26 April 2009

Abstract


John Masefield is still known principally as a poet, despite the twenty-three novels he wrote between 1908 and 1947. The contention of this thesis, however, is that the novels are at least as important as the verse in judging his overall artistic achievement.

The text deals only with the seven novels Masefield published between 1908 and 1911, and this allows greater attention to be paid to his general literary context - though the later novels, from 1923 on, are listed briefly in the introduction.

Chapter One considers Edwardian fiction as a whole, and isolates three basic impulses – realism, romanticism, and didacticism – through the discussion of a few selected novels of different genres. This introductory chapter is followed by another comparing Masefield's poetry with his prose, which concludes that while the verse better satisfies the requirements of its form, the prose is more imaginatively rich. Both are therefore necessary for any fair assessment of his writing.

The third chapter discusses Captain Margaret, Masefield's first novel, and sees certain aspects of the "love triangle" portrayed in it as being explicable only in terms of Masefield's own private emotional life. The book is finally characterized as a Psychomachia, or allegory of the author's repressions and desires.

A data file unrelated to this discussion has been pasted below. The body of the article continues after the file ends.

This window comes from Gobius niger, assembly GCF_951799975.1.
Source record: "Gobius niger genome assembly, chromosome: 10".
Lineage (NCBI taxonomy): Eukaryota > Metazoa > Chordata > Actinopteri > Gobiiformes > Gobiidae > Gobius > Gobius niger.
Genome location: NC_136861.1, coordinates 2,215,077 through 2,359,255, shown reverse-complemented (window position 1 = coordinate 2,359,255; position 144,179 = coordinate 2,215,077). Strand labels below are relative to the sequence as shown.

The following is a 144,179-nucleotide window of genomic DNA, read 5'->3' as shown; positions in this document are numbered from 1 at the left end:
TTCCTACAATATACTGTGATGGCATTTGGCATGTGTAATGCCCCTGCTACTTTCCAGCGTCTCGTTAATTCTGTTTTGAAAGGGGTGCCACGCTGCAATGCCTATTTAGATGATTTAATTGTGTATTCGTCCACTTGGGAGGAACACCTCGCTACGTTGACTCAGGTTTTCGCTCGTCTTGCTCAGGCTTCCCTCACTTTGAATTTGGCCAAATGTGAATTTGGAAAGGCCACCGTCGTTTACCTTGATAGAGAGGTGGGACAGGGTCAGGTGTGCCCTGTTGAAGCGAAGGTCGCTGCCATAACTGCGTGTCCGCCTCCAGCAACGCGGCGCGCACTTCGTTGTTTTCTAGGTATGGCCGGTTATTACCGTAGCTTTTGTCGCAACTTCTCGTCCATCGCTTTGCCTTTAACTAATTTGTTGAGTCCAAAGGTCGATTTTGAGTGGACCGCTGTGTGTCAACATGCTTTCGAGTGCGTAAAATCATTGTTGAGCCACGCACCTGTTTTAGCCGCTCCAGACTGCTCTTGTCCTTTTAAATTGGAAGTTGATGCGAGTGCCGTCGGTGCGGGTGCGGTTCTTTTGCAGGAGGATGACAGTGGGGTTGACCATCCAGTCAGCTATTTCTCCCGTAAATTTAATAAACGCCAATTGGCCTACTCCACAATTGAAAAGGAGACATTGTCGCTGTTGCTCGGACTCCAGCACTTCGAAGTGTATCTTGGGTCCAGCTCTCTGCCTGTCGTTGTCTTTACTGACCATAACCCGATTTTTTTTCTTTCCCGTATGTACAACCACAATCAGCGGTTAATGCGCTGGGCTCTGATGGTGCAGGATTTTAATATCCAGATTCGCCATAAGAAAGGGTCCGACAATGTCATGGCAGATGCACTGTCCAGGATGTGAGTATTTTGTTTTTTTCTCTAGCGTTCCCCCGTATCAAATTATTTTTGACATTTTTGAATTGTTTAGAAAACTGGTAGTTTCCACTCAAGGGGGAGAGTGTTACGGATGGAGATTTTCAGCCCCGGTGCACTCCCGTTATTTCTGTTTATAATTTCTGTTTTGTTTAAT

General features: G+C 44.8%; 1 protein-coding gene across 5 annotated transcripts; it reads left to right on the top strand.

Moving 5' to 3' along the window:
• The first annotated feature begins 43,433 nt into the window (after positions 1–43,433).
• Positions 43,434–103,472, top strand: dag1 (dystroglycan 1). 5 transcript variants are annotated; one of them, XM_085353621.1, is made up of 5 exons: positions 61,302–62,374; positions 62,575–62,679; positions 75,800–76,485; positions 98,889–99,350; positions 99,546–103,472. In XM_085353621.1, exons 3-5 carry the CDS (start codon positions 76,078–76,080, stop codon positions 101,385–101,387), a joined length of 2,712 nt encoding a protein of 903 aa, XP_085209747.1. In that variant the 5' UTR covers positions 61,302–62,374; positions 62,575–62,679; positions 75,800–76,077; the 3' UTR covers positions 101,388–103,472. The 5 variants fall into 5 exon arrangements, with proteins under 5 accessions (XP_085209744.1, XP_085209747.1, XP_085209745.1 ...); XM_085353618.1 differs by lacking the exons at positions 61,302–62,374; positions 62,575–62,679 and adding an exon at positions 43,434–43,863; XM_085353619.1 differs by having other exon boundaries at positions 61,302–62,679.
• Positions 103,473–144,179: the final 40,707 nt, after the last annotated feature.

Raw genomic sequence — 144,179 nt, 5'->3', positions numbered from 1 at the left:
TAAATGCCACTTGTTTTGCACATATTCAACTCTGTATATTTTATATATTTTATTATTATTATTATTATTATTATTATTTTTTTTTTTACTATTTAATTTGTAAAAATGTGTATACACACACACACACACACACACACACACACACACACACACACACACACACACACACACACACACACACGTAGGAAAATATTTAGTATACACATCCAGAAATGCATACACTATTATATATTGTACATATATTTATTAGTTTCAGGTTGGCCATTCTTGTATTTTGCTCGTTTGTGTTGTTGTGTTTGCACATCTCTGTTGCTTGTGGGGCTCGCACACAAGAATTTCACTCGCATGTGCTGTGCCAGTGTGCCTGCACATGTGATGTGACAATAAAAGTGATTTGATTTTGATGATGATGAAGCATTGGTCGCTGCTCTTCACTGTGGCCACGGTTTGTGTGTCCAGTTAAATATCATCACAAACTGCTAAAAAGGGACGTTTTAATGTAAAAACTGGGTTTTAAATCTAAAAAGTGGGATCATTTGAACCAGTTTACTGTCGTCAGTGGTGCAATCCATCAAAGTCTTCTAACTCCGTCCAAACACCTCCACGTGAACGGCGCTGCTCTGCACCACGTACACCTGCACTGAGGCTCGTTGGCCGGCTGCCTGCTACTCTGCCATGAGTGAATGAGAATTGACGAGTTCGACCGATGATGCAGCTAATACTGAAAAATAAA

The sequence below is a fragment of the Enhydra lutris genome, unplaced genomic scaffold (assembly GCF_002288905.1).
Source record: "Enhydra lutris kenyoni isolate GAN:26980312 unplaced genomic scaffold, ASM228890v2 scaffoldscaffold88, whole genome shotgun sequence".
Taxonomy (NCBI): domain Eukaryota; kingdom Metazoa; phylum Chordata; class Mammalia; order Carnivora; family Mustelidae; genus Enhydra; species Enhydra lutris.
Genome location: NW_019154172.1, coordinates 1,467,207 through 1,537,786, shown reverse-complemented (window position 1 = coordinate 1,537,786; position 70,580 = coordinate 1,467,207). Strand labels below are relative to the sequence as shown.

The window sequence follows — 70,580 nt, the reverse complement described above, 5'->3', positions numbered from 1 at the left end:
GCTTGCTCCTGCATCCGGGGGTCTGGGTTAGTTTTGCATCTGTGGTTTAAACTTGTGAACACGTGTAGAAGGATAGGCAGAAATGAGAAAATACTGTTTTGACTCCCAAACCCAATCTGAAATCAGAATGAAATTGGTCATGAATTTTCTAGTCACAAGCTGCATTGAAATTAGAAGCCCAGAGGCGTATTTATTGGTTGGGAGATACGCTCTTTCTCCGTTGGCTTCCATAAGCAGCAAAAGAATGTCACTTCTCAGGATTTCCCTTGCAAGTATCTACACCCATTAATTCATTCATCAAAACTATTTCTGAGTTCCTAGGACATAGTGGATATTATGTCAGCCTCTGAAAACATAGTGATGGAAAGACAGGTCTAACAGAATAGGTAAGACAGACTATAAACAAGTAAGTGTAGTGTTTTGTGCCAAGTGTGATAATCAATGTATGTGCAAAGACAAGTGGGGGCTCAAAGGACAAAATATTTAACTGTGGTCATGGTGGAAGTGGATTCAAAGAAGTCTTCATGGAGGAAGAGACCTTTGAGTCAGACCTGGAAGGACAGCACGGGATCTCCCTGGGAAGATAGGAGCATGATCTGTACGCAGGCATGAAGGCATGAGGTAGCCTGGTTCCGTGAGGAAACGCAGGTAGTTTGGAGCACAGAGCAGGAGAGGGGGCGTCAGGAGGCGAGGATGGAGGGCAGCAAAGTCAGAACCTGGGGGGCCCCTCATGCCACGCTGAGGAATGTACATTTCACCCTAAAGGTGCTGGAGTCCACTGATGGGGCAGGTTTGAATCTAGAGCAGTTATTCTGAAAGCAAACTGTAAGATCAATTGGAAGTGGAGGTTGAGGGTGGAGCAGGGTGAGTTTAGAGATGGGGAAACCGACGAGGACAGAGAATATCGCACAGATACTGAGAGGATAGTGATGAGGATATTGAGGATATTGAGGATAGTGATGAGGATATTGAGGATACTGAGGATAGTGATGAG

Chapter Four looks at Masefield's two novels of contemporary life: Multitude and Solitude and The Street of To-Day. Both tend to dramatize the various options lying before him at a crisis in his career, rather than dealing "objectively" with society – but this avoidance of easy generalizations seems, in some ways, to imply a more honest approach than that of the traditional "novel of ideas".

Masefield's four boys' books are the subject of Chapter Five, and are all seen to represent different approaches to the problem of balancing the credulous and sceptical sides of his nature. Lost Endeavour, which embodies these principles in two different characters, is perhaps the most successful of them.

The conclusion discusses Masefield in the same terms as the other Edwardian novelists treated in Chapter One. However, the dichotomy in his works is more between the "natural" and "supernatural" than the realistic and romantic. Children's books are perhaps the ideal medium for conveying this emotional mysticism – since "grown-up" novels require powers of organization which Masefield lacked. His literary affinities are seen to lie more with Blake and Traherne than with his novel-writing contemporaries.

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